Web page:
Rain and snow - what is precipitation?

When we talk about precipitation, we are talking about water that is falling out of the sky, this could be rain, drizzle, snow, sleet, hail or something rarer! But most of the time in the UK it's rain, so if you hear someone using the word 'precipitation' it probably means that the weather is going to bring a mix of different types (or phases) of water falling out of the sky, such as a mix of rain and hail.

It is important to know which type of precipitation the weather is going to bring as it can tell you about other things going on in the atmosphere, as well as what you might need to do, like taking an umbrella or getting ready to build a snowman! 


Rain is the type of precipitation we see most of the time in the UK; it is water in its liquid state. Rain can come in lots of sizes, from big, heavy drops to light, little specs. 


Drizzle is also water that falls out of the sky. The difference between rain and drizzle can be quite tricky to spot, but if you can feel drops, even little and light ones, this is rain, if you are getting wet, but can't feel the drops then that will be drizzle. You often get rain and drizzle mixed together and the best way to tell if drizzle is mixed in with the rain is by how far you can see; if it's not very far, and the rain isn't very heavy, then there will likely be drizzle mixed in with the rain.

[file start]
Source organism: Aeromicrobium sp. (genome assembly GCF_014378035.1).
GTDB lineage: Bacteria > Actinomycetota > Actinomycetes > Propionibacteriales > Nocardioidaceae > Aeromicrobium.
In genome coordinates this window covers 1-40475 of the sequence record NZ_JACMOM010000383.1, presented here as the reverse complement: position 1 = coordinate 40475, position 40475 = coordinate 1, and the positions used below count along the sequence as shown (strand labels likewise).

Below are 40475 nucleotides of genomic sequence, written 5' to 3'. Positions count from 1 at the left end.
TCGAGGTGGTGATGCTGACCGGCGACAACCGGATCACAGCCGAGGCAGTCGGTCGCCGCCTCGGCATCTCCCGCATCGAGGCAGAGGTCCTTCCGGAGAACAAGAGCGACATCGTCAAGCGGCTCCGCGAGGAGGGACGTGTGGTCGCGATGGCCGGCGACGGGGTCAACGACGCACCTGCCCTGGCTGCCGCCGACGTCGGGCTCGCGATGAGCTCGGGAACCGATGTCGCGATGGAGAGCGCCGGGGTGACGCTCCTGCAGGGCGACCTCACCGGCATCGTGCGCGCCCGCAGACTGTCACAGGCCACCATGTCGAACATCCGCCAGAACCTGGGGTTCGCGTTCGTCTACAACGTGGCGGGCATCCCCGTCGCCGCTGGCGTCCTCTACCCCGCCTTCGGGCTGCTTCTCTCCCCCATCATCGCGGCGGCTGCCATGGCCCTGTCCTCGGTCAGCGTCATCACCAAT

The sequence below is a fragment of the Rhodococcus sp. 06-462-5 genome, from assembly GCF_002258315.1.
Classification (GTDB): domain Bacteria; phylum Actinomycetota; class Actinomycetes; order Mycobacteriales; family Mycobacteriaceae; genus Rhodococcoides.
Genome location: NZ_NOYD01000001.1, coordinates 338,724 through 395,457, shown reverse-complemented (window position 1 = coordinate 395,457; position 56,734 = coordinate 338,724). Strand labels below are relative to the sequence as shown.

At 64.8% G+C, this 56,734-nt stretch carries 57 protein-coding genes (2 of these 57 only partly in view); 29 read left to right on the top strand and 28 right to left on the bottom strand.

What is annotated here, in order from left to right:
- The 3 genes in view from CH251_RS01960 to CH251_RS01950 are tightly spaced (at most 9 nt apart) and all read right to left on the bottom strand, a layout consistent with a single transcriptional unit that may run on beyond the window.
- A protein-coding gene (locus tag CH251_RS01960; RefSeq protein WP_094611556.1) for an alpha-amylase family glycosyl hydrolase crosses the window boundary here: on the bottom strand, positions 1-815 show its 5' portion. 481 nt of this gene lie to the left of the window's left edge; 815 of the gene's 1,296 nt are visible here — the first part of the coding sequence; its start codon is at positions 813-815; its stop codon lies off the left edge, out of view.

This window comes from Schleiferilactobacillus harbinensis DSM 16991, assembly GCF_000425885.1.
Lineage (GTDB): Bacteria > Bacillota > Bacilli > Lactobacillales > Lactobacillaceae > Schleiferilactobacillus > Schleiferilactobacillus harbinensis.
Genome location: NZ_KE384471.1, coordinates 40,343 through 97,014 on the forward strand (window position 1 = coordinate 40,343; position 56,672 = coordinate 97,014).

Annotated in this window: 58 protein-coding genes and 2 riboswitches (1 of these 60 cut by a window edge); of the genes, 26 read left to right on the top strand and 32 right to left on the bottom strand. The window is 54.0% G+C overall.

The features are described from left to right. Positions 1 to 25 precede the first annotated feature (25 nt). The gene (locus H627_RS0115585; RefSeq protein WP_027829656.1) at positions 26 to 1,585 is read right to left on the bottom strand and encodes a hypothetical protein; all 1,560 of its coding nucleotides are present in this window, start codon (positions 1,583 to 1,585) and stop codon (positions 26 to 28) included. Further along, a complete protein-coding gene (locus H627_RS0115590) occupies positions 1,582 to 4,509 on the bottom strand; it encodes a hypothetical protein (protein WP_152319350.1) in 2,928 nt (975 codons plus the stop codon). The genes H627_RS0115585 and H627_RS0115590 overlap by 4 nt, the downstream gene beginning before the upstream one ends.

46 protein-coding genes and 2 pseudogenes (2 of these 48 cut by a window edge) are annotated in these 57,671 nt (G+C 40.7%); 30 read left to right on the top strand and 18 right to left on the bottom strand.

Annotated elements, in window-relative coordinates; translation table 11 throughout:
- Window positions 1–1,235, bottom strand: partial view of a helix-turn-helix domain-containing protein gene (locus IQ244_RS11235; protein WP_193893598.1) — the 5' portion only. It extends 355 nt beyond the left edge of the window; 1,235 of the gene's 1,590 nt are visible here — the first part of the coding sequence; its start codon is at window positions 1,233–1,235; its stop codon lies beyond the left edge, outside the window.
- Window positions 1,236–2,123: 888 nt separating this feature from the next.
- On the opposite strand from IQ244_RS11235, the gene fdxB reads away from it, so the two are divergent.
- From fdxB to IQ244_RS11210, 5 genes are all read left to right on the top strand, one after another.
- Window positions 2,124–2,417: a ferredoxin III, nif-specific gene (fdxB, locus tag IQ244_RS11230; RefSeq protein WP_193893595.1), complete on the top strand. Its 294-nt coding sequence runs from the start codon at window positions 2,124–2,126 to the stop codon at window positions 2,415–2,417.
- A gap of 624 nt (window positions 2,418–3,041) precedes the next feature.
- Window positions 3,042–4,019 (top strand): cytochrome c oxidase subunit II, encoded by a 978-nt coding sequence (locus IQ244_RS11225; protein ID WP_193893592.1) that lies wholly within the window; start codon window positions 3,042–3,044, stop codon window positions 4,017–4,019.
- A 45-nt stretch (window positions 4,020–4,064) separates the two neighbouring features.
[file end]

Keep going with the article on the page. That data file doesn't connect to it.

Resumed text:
Snow is one of the solid types of precipitation, this means that it is made of water that has been frozen. Snow occurs every winter in the UK, but some parts may not see snow every year.


Sleet is quite common in winter in the UK; it is a mix of rain and snow and occurs when it is too warm for just snow to fall.


Hail is another type of frozen precipitation, but unlike snow, which is quite soft, hail is hard and icy.

Other types of precipitation

There are other types of precipitation, but these are quite rare and some need very special conditions to occur. One of these is diamond dust, which is when tiny ice crystals form in the sky somewhere very cold; the name comes from its sparkly appearance.